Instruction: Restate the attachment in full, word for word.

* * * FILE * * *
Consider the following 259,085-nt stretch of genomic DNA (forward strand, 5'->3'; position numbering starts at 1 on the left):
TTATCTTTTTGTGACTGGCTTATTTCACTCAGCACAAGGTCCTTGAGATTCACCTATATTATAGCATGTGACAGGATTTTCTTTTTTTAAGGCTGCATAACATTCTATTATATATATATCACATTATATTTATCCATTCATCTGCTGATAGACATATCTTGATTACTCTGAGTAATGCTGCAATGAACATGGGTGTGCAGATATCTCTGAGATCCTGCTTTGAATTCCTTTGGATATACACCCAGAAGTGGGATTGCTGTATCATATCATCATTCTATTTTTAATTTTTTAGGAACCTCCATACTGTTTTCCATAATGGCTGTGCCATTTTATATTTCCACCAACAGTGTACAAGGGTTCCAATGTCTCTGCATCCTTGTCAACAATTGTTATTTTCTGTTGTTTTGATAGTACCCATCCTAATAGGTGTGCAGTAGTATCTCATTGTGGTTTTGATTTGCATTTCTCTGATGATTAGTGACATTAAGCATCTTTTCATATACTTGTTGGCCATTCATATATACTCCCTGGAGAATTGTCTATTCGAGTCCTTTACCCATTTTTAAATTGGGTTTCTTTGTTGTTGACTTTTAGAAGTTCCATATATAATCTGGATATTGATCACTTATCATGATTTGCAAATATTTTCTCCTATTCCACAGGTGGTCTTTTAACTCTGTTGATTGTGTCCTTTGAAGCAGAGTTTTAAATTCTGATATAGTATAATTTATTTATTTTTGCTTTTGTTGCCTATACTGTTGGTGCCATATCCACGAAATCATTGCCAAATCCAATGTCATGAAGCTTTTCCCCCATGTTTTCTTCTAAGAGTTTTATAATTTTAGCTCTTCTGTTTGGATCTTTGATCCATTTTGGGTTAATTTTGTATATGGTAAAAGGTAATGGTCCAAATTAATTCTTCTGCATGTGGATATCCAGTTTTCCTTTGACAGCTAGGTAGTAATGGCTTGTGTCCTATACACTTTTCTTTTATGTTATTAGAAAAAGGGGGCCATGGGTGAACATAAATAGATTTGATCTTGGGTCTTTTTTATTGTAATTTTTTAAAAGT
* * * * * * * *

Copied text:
Consider the following 259,085-nt stretch of genomic DNA (forward strand, 5'->3'; position numbering starts at 1 on the left):
TTATCTTTTTGTGACTGGCTTATTTCACTCAGCACAAGGTCCTTGAGATTCACCTATATTATAGCATGTGACAGGATTTTCTTTTTTTAAGGCTGCATAACATTCTATTATATATATATCACATTATATTTATCCATTCATCTGCTGATAGACATATCTTGATTACTCTGAGTAATGCTGCAATGAACATGGGTGTGCAGATATCTCTGAGATCCTGCTTTGAATTCCTTTGGATATACACCCAGAAGTGGGATTGCTGTATCATATCATCATTCTATTTTTAATTTTTTAGGAACCTCCATACTGTTTTCCATAATGGCTGTGCCATTTTATATTTCCACCAACAGTGTACAAGGGTTCCAATGTCTCTGCATCCTTGTCAACAATTGTTATTTTCTGTTGTTTTGATAGTACCCATCCTAATAGGTGTGCAGTAGTATCTCATTGTGGTTTTGATTTGCATTTCTCTGATGATTAGTGACATTAAGCATCTTTTCATATACTTGTTGGCCATTCATATATACTCCCTGGAGAATTGTCTATTCGAGTCCTTTACCCATTTTTAAATTGGGTTTCTTTGTTGTTGACTTTTAGAAGTTCCATATATAATCTGGATATTGATCACTTATCATGATTTGCAAATATTTTCTCCTATTCCACAGGTGGTCTTTTAACTCTGTTGATTGTGTCCTTTGAAGCAGAGTTTTAAATTCTGATATAGTATAATTTATTTATTTTTGCTTTTGTTGCCTATACTGTTGGTGCCATATCCACGAAATCATTGCCAAATCCAATGTCATGAAGCTTTTCCCCCATGTTTTCTTCTAAGAGTTTTATAATTTTAGCTCTTCTGTTTGGATCTTTGATCCATTTTGGGTTAATTTTGTATATGGTAAAAGGTAATGGTCCAAATTAATTCTTCTGCATGTGGATATCCAGTTTTCCTTTGACAGCTAGGTAGTAATGGCTTGTGTCCTATACACTTTTCTTTTATGTTATTAGAAAAAGGGGGCCATGGGTGAACATAAATAGATTTGATCTTGGGTCTTTTTTATTGTAATTTTTTAAAAGT